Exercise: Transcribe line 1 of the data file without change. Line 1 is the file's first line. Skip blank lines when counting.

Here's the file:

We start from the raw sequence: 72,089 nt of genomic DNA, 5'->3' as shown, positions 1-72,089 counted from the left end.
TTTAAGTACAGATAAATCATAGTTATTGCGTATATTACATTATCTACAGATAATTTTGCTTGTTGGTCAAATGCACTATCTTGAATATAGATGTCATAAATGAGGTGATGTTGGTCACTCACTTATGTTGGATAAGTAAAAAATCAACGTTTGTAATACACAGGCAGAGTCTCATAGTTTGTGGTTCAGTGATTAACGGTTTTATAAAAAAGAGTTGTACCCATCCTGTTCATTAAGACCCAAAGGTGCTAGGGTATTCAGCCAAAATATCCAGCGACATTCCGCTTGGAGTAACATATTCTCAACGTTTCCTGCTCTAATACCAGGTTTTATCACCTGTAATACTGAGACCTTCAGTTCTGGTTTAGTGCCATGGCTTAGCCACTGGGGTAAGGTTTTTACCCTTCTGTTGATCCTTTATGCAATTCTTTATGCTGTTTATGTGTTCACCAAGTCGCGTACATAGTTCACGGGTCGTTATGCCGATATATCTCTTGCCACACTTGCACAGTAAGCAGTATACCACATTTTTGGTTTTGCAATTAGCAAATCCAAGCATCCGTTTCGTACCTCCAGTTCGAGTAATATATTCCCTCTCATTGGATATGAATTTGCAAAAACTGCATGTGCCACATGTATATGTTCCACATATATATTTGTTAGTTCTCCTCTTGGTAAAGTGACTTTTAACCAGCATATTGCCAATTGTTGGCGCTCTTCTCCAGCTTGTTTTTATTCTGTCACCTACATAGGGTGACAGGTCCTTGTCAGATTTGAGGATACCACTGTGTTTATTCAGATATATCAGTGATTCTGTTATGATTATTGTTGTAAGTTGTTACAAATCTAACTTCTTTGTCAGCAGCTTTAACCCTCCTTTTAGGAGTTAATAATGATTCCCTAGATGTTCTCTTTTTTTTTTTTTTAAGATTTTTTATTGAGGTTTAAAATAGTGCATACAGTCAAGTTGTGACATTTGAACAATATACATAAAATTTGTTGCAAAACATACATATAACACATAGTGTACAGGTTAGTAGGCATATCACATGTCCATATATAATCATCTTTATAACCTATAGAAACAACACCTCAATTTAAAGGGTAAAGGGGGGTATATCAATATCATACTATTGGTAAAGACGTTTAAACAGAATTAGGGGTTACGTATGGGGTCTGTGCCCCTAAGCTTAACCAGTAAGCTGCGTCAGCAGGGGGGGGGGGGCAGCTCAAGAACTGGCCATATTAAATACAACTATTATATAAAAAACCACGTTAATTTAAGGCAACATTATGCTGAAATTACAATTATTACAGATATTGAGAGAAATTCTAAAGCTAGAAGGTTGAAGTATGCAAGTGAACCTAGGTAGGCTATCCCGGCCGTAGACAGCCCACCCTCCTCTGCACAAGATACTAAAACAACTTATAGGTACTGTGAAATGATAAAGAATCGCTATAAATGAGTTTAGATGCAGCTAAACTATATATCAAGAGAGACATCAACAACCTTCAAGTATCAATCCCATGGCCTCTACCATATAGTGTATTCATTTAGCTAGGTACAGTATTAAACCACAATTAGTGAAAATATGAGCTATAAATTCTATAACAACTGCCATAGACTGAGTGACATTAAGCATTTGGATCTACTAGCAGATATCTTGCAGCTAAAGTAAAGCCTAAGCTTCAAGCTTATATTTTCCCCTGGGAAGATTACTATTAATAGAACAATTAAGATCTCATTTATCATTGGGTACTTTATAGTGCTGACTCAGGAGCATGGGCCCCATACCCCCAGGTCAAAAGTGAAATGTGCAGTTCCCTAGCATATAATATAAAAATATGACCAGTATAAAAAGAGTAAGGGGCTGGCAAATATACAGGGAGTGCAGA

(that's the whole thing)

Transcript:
We start from the raw sequence: 72,089 nt of genomic DNA, 5'->3' as shown, positions 1-72,089 counted from the left end.